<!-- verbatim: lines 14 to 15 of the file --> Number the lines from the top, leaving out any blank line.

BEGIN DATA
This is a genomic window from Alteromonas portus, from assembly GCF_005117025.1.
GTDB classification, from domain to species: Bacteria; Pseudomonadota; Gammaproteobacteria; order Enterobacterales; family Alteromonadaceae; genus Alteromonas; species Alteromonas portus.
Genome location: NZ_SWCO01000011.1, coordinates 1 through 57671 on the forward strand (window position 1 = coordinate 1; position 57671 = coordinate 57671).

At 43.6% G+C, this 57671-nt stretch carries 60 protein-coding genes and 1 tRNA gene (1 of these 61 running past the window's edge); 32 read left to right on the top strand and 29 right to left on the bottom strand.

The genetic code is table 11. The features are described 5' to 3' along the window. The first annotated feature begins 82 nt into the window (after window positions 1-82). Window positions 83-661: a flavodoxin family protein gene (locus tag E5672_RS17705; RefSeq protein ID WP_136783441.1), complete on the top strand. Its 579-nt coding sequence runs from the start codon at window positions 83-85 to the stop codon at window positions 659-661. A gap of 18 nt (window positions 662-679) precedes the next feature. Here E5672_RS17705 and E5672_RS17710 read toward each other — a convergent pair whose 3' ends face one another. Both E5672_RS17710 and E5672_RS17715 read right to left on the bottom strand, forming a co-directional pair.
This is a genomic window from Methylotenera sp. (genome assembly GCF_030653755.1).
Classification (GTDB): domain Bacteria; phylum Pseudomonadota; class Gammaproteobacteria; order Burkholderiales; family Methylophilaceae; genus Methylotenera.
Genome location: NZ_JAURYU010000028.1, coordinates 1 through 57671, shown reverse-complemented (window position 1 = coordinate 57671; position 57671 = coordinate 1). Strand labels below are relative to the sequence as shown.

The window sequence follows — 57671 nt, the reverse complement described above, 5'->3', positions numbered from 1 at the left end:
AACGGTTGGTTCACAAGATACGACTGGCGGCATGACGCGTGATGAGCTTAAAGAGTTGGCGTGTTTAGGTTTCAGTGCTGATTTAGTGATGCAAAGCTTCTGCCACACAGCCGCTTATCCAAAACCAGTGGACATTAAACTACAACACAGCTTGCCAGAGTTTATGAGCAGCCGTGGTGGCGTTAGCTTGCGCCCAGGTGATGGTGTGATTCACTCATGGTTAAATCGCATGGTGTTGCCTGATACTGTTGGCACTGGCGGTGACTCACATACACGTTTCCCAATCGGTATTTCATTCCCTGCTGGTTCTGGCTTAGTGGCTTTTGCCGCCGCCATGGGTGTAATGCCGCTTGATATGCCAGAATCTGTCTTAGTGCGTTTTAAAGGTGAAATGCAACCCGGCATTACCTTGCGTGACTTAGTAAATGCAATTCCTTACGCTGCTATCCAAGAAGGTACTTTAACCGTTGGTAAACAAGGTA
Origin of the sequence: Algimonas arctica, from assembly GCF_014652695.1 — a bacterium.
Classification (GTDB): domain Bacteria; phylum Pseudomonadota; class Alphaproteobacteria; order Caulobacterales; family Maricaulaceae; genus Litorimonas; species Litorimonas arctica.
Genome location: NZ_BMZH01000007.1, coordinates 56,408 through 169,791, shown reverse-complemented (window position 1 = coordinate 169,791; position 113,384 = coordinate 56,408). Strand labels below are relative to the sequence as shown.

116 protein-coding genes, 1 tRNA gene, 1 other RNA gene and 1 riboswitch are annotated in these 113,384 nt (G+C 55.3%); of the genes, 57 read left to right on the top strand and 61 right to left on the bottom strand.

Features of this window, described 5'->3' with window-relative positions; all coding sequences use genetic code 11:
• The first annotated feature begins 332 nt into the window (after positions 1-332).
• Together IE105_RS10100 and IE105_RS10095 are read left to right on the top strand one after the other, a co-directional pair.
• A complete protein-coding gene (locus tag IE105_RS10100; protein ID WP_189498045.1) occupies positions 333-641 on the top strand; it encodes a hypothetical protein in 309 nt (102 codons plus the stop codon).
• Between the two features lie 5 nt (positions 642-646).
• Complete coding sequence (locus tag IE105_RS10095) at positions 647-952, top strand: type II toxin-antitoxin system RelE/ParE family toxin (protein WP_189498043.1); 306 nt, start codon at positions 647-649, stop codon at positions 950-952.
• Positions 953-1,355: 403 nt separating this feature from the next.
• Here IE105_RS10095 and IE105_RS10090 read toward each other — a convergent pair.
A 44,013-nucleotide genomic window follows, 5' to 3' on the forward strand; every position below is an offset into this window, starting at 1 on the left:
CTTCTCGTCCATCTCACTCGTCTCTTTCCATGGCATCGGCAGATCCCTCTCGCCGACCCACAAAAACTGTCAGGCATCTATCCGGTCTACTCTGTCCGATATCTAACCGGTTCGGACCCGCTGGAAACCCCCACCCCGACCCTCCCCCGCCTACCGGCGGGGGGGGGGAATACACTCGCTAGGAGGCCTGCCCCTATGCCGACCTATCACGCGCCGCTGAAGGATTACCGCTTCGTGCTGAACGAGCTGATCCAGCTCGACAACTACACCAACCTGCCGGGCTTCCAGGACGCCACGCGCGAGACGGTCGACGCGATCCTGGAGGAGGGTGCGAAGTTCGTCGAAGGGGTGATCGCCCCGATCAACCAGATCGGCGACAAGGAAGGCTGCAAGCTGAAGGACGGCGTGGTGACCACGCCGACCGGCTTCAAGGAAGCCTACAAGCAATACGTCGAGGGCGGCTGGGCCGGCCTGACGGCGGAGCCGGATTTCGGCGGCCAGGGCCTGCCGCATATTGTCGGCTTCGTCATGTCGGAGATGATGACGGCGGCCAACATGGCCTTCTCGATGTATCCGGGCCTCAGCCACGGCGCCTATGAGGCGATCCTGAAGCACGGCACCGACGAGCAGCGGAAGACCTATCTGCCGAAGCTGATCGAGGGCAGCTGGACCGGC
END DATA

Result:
116 protein-coding genes, 1 tRNA gene, 1 other RNA gene and 1 riboswitch are annotated in these 113,384 nt (G+C 55.3%); of the genes, 57 read left to right on the top strand and 61 right to left on the bottom strand.

Features of this window, described 5'->3' with window-relative positions; all coding sequences use genetic code 11: